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Formatting an SD card/Linux

From Hacks Guide Wiki
< Formatting an SD cardThis is the approved revision of this page, as well as being the most recent.

This is an add-on section for formatting an SD card to FAT32.

This page is for Linux users only. If you are not on Linux, check out the Windows or Mac pages.

Instructions

  Before beginning these steps, copy all of your SD card's contents to a folder on your computer.
  The commands in this guide are case-sensitive. Enter them exactly as written, or there may be unintended consequences.
  1. Make sure your SD card is not inserted
  2. Open a terminal window and type watch lsblk
  3. Insert the SD card and watch for a new device appearing in lsblk
  4. Observe the output for the new device. It should match something like this:
    NAME        MAJ:MIN RM   SIZE RO TYPE MOUNTPOINT
    mmcblk0     179:0    0   3,8G  0 disk
    └─mmcblk0p1 179:1    0   3,7G  0 part /run/media/user/FFFF-FFFF
    
  5. Take note of the name of the device that now appears. In our example above, it was mmcblk0p1, but it could show up as sda or sdb, if you use a USB adapter
    • If RO is set to 1, make sure the lock switch is not slid down
  6. Hit CTRL + C to exit the menu
  7. Install the fdisk and dosfstools packages using your package manager of choice
  8. Type sudo fdisk /dev/<device name>
  9. Enter t and then enter 0c
  10. Enter a and then p - observe the output, and make sure the device is now formatted correctly
  11. If there are no issues, enter w - this will save changes and exit the fdisk prompt
  12. Type sudo mkfs.vfat /dev/<device name>1 -s 64 to reformat the new partition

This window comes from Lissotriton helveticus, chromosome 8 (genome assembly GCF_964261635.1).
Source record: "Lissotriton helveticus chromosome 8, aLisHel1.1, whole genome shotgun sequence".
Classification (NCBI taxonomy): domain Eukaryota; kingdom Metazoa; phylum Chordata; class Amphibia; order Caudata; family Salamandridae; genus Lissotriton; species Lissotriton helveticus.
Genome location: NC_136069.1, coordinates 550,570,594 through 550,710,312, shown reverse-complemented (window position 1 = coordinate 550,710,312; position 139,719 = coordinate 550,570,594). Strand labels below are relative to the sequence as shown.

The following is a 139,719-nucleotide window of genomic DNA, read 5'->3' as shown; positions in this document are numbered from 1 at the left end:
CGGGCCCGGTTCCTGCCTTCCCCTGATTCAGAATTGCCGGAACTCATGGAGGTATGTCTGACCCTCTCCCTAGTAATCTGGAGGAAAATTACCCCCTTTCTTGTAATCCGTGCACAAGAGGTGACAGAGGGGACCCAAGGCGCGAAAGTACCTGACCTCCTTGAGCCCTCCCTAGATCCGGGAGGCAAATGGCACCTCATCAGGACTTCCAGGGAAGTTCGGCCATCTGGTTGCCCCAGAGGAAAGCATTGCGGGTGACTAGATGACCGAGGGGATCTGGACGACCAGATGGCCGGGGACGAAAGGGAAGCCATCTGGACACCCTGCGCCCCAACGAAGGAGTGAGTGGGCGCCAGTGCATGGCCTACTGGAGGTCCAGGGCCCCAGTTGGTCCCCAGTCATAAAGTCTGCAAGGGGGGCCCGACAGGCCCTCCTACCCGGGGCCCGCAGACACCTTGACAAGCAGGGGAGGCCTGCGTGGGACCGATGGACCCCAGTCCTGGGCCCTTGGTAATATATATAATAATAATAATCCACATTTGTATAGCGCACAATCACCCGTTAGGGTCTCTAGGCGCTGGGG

• If the SD card is over 32GB in size, change 64 to 128
  13. Type sudo eject /dev/<device name>, then remove and reinsert the SD card
  14. Copy your data back onto the SD card

  1. Make sure your SD card is not inserted
  2. Open a terminal window and type watch lsblk
  3. Insert the SD card and watch for a new device appearing in lsblk
  4. Observe the output for the new device. It should match something like this:
    NAME        MAJ:MIN RM   SIZE RO TYPE MOUNTPOINT
    mmcblk0     179:0    0   3,8G  0 disk
    └─mmcblk0p1 179:1    0   3,7G  0 part /run/media/user/FFFF-FFFF
    
  5. Take note of the name of the device that now appears. In our example above, it was mmcblk0p1, but it could show up as sda or sdb, if you use a USB adapter
    • If RO is set to 1, make sure the lock switch is not slid down
  6. Hit CTRL + C to exit the menu
  7. Install the cfdisk and dosfstools packages using your package manager of choice
  8. Type sudo cfdisk /dev/<device name>
  9. Choose the Delete option and delete any existing partitions
  10. Choose the New option, keep partition size at the recommended size, and choose primary partition type
  11. Choose the Type option, scroll up until you see b W95 FAT32 and select it
  12. Finally, choose the Write option.
  13. Choose the Quit option
  14. Type sudo eject /dev/<device name>, then remove and reinsert the SD card
  15. Copy your data back onto the SD card

  1. Make sure your SD card is not inserted
  2. Open a terminal window and type watch lsblk
  3. Insert the SD card and watch for a new device appearing in lsblk
  4. Observe the output for the new device. It should match something like this:
    NAME        MAJ:MIN RM   SIZE RO TYPE MOUNTPOINT
    mmcblk0     179:0    0   3,8G  0 disk
    └─mmcblk0p1 179:1    0   3,7G  0 part /run/media/user/FFFF-FFFF
    
  5. Take note of the name of the device that now appears. In our example above, it was mmcblk0p1, but it could show up as sda or sdb, if you use a USB adapter
    • If RO is set to 1, make sure the lock switch is not slid down
  6. Hit CTRL + C to exit the menu
  7. Install the parted and dosfstools packages using your package manager of choice
  8. Type sudo parted /dev/<device name> mklabel msdos
  9. Type sudo parted -a opt /dev/<device name> mkpart primary fat32 0% 100%
  10. Type sudo eject /dev/<device name>, then remove and reinsert the SD card.
  11. Copy your data back onto the SD card.